The Mason Bees won’t produce honey, but they’re industrious little pollen spreaders. They’re half the size of honey bees, the workers sting only if crushed, and produce such a small amount of venom that the risk of anaphylactic shock is very low.

15 Aug


From Deborah Kremer, Chief Soup Chef at chateau Kremer. She wrote this last fall in email to share with friends and even though she says fall, I say all year long.

Hello Hello Hello !

Welcoming the fall weather with warm, hearty, and nutritious soup is what this time of year is all about. Ok, that and tight budgets and time and health.  So soup it is !

Here is a very basic soup that I use to build different styles and types.  It usually takes me 25 minutes from start to letting it simmer until it’s time to eat. You can let it stew longer if you wish.

The measurements are not exact and to tell the truth, until I was making it tonight I didn’t pay attention to the amounts of herbs and spice. So tonight I did just for you darlings.

The finished amount can feed four with side dishes and leave a little for next day’s lunch.

  • 1 medium to large onion—-chopped
  • 1 block of extra firm tofu
  • 2 cans coconut milk (or 1 can coconut milk and 1 can water). Add more coconut milk and water as desired.
  • 1 to 2 cans of cannellini beans/white kidney beans
  • 2 tsp of bouillon per 2 cups of liquid, either vegetable or chicken base (beef is too heavy)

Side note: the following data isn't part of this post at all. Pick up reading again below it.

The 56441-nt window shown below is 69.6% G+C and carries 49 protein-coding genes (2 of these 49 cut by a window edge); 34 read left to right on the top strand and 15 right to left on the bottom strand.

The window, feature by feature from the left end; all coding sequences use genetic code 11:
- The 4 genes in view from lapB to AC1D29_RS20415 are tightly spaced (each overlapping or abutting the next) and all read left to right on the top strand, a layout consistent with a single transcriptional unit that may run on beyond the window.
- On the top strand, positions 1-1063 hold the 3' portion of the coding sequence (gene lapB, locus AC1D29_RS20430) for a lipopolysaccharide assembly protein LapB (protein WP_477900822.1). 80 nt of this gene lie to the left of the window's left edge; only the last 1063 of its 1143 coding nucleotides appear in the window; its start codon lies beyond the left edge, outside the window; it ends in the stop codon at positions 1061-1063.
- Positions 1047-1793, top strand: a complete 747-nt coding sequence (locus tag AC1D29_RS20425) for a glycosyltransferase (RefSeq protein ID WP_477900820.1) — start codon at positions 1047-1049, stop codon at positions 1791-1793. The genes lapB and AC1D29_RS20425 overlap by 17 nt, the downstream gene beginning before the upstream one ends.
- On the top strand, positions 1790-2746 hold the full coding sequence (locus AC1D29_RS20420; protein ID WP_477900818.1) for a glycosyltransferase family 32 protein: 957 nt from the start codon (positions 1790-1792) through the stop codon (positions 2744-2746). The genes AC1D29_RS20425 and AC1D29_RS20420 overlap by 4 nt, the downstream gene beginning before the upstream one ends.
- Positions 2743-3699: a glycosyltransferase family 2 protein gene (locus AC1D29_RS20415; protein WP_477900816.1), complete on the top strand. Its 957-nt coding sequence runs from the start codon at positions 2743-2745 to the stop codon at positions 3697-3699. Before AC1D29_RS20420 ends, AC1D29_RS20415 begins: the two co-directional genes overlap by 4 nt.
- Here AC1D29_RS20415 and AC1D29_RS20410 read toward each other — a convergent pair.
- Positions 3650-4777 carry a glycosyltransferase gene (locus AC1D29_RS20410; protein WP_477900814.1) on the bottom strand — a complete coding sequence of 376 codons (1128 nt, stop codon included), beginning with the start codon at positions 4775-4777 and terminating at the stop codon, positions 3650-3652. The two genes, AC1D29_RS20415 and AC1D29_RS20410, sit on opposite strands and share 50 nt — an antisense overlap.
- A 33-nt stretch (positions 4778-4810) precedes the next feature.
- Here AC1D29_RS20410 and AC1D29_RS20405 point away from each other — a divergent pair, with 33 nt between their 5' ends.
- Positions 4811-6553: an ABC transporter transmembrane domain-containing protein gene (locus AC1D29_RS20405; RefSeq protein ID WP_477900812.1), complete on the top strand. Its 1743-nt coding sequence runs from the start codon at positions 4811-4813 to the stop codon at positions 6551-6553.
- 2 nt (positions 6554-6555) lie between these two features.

• mushrooms sliced, any amount (or none at all)
  • 3 cloves garlic minced (add more or less, depending on your love for garlic)
  • 1 tsp oregono
  • 1/2 tsp tarragon
  • 1/2 to 1 tsp thyme
  • 1/2 tsp cinnamon
  • 1/2 tsp cumin
  • salt and pepper
  • kale, as much as you like. We like it alot.
  • Optionally, cooked rice or quinoa for the bottom of your soup bowl


You can use a saute pan and a pot, or a deep pan for sauteing and souping. We use either, depending on how big the batch or how much room we have on the stove while cooking. These instructions use the one pan method.

  1. Add a splash of oil to pan and warm up or soften the onions and garlic. Set them in a bowl.
  2. Add the mushrooms, sauteing until they are light brown. Alternately barely cook them or leave them raw. Set them aside with the onions.
  3. Cube the tofu. Add a bit more oil to the pan, then add the tofu. Let it cook for a minute or two and gently stir it.  When it become easy to stir, add the herbs and spices.
  4. Crush the herbs and spices with your fingers as you add them. Let the tofu soak up their flavor for a few moments. Now put Tofu into pot and
  5. Add the coconut milk (or milk and water), bouillon, and beans. Stir in the sauteed onions, garlic, and mushrooms.
  6. If you’re making rice or quinoa, start it now while the soup simmers.
  7. Let the soup simmer until it tastes right. Add the kale and turn off the heat.
  8. Add cooked rice or quinoa in the bowl before adding soup, or use rustic bread. Sprinkle cheese on top–it’s like frosting for soup.

For additional flavor and overall goodness add:

  • curry spice
  • ginger (either or both for a Morrocan-style flavor)
  • carrots
  • sweet potatoes
  • zucchinni—–add next to last since they are a softer vegetable and may mush
  • green beans (frozen or fresh)
  • Any other firm vegetable in your kitchen

To prep hard vegetables like carrots, you may want to microwave or steam them for a moment (only to just inject the heat or they’ll turn to mush in the soup). Alternately, grate them, providing a fun twist on texture, or jullienne them and saute until they start to soften.

We’ve made at least a dozen variations on this recipe. Remember to have fun and experiment with the flavors to complement your tastebuds! Be sure to taste along the way.  If you’re trying a new herb or spice, start with small doses.

© 2011 Deborah Kremer